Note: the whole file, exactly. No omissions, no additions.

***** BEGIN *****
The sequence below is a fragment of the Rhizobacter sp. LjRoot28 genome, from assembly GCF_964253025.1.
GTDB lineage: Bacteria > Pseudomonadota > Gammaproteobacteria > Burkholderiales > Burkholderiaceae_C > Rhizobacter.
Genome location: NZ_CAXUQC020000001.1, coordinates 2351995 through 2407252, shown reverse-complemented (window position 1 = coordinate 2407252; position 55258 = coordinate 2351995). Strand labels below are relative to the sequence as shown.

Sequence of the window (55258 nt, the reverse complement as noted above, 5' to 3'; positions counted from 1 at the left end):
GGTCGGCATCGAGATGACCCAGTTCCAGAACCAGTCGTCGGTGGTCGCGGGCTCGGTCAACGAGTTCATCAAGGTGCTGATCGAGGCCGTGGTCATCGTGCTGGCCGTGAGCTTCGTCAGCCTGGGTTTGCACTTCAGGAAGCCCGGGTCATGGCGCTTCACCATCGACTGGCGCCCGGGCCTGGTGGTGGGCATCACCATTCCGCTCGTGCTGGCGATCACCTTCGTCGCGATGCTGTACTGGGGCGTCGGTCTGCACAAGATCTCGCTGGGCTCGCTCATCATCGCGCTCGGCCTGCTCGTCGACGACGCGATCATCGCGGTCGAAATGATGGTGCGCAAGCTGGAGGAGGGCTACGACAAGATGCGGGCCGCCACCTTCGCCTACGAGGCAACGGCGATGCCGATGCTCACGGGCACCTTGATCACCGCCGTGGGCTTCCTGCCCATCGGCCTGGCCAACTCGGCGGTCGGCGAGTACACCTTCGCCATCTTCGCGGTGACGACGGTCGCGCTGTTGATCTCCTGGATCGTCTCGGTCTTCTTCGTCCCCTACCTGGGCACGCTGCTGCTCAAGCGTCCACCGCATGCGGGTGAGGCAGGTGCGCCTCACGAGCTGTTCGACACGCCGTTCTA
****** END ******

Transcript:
The sequence below is a fragment of the Rhizobacter sp. LjRoot28 genome, from assembly GCF_964253025.1.
GTDB lineage: Bacteria > Pseudomonadota > Gammaproteobacteria > Burkholderiales > Burkholderiaceae_C > Rhizobacter.
Genome location: NZ_CAXUQC020000001.1, coordinates 2351995 through 2407252, shown reverse-complemented (window position 1 = coordinate 2407252; position 55258 = coordinate 2351995). Strand labels below are relative to the sequence as shown.

Sequence of the window (55258 nt, the reverse complement as noted above, 5' to 3'; positions counted from 1 at the left end):
GGTCGGCATCGAGATGACCCAGTTCCAGAACCAGTCGTCGGTGGTCGCGGGCTCGGTCAACGAGTTCATCAAGGTGCTGATCGAGGCCGTGGTCATCGTGCTGGCCGTGAGCTTCGTCAGCCTGGGTTTGCACTTCAGGAAGCCCGGGTCATGGCGCTTCACCATCGACTGGCGCCCGGGCCTGGTGGTGGGCATCACCATTCCGCTCGTGCTGGCGATCACCTTCGTCGCGATGCTGTACTGGGGCGTCGGTCTGCACAAGATCTCGCTGGGCTCGCTCATCATCGCGCTCGGCCTGCTCGTCGACGACGCGATCATCGCGGTCGAAATGATGGTGCGCAAGCTGGAGGAGGGCTACGACAAGATGCGGGCCGCCACCTTCGCCTACGAGGCAACGGCGATGCCGATGCTCACGGGCACCTTGATCACCGCCGTGGGCTTCCTGCCCATCGGCCTGGCCAACTCGGCGGTCGGCGAGTACACCTTCGCCATCTTCGCGGTGACGACGGTCGCGCTGTTGATCTCCTGGATCGTCTCGGTCTTCTTCGTCCCCTACCTGGGCACGCTGCTGCTCAAGCGTCCACCGCATGCGGGTGAGGCAGGTGCGCCTCACGAGCTGTTCGACACGCCGTTCTA